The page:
By Russ Jensen
"On a gloomy day in October of depression-clouded 1931", writes a veteran coin machine historian, "a young businessman, Raymond T. Moloney, after hours of stubborn argument, persuaded his senior partners in a small Chicago printing shop to join him in a bold venture." "As a result of their decision, a simple but fascinating color-splashed pinball game was introduced to America late in 1931. By the time 1932 dawned, under darker depression clouds than ever, the rainbow-bright game, BALLYHOO, was a national sensation. 50,000 BALLYHOO games were sold in a period of 7 months."
That was how Bally's long-time advertising manager, Mr. Herb Jones, described the beginnings of his beloved company in the history section of a booklet, titled "Coin Operated Amusement", which he authored in 1972 to promote their products in Italy. The "printing shop" he referred to was the Joseph Linehan Printing Co., which was producing the gambling devices known as "punchboards" at the time.
The name BALLYHOO was taken from a popular satirical magazine of the period; and even the colorful playfield artwork, it is said, was taken from the cover of one issue. By the way, Bally's first product was not the only game they made by that name. In 1947 they produced another very colorful BALLYHOO, and later a two-player game by that name in 1969. Also for a long period Bally's internal company newspaper was called "Bally Who", a play on words on that famous name.
Ray Moloney's new BALLYHOO was at first manufactured by his soon-to-be competitor D. Gottlieb and Co., but before long a new company, Bally Manufacturing, was formed (named after the game) to produce and market this successful little game.
The success of BALLYHOO was attributed, by industry observers at the time, to Bally's "aggressive manufacturing and sales policies", as well as the simplicity of the game's mechanical construction and it's reliability under hard usage by the public. An example of BALLYHOO's advertising "hype" was a description appearing in an April 2, 1932 Billboard magazine advertisement which read:
"NEWEST, FASTEST, MOST SENSATIONAL GAME ON THE MARKET! BREAKING RECORDS EVERYWHERE! NEARLY A YARD OF PLAYING FIELD! FASCINATING! BEAUTIFUL! NO OTHER LIKE IT!"
BALLYHOO, and Gottlieb's counter-top game of the same period BAFFLE BALL, were probably most responsible for the nation-wide "pingame craze" which really began to flourish by the end of 1932. These games, and similar products by a myriad of small producers, provided a cheap form of entertainment for depression haggard Americans.
In addition, the low cost of these machines ($16.50 in the case of BALLYHOO) made it possible for many unemployed people to make a living from a modest investment, buying these games and placing them on location. This also helped the small businessmen who owned the locations as they received 50 percent of the income from these games. Typical game locations at that time included such places as: barber shops, tobacco stores, drug stores, restaurants, gas stations, bus and train depots, roadside stands, or, as was stated in BALLYHOO advertisements of the period, "wherever people congregate".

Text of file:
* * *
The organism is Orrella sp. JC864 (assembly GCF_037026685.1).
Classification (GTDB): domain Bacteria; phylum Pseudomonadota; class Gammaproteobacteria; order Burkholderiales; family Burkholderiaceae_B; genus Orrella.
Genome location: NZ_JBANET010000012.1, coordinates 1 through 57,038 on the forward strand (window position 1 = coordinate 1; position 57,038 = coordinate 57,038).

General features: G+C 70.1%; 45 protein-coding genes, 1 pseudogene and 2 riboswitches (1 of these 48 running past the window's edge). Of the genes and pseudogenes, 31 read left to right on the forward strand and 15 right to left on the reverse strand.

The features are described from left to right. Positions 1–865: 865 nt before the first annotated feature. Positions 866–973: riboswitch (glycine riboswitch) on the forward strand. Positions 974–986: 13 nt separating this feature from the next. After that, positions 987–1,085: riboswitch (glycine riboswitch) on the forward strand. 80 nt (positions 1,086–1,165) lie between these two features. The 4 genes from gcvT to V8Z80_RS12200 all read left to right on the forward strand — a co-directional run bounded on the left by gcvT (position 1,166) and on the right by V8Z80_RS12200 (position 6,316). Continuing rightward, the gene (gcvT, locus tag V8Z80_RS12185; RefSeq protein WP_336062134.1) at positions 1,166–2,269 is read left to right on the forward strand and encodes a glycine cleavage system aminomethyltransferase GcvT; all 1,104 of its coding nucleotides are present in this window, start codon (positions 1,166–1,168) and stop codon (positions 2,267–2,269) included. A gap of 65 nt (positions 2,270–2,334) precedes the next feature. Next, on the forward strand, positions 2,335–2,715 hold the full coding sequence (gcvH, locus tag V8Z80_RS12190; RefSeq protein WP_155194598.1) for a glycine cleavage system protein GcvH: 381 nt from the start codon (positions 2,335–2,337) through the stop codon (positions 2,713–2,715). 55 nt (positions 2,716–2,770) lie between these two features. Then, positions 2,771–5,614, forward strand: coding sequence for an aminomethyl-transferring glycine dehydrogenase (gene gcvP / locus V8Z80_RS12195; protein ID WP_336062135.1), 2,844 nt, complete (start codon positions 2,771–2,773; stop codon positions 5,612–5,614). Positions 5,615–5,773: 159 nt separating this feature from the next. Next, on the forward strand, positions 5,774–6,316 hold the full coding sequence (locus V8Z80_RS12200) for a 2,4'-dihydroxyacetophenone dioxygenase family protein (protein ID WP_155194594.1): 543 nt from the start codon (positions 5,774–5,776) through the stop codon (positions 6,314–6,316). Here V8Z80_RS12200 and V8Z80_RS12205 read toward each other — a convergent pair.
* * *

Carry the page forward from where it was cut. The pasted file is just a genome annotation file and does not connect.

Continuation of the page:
Now for the game! BALLYHOO, as Mr. Jones stated, was definitely both "color splashed" and "rainbow bright" as you can see from the accompanying picture. This was a marked contrast to it's competitor, Gottlieb's BAFFLE BALL, which was essentially only green and gold.
The "operating mechanism" was very simple and reliable. The pushing in of the simple coin chute at the beginning of a game caused a masonite "shuffle board" under the playfield to move, allowing the balls to drop down and roll into a position adjacent to the plunger.
When the plunger was pulled back, a ball rolled in front of it, and upon it's release the ball was shot up an inclined ramp onto the playfield. This method eliminated the necessity of the "ball elevator" which was used on most pingames for many years to come to raise each ball to the plunger.
The playfield contained 9 "scoring areas" having score values ranging from 100 to 500 points. Each area consisted of a circular pattern of small metal "pins" with an opening at the top for the ball to enter, and an elongated hole at the bottom to allow the balls to be dropped at the start of a new game as just described. Other "pins" were strategically placed on the field to deflect the balls during play.
Any balls ending up in one of these areas entitled the player to the number of points indicated, the player having to add up his final score mentally at the end of each game. A special hole labeled "BALLY HOLE", located at the top center, entitled a player to double his score if he got a ball to land in it. The term "BALLY HOLE", by the way, was again used many years later by Bally on some of their "bingo" pingames.
Another hole, located near the center of the playfield and labeled "FREE PLAY", returned any ball falling into it to be shot again. The only advantage of this, as far as I can see, is that it gave the player another shot at the "BALLY HOLE". Two elongated slots at the extreme bottom of the field were "out holes" and scored nothing.
BALLYHOO games, by the way, came in two basic models. The first offered players 7 balls for a Penny. The other model, for the "high class neighborhoods", gave 10 balls for a Nickel.
The Bally organization began with this simple pinball product (even deriving it's name from it), and over the years flourished into one the major coin machine and entertainment giants. I am sure that founder Ray Moloney, who headed that company for many many years, always had a soft spot in his heart for pingames, as these devices made up a major part of Bally's product line throughout Ray's tenure.
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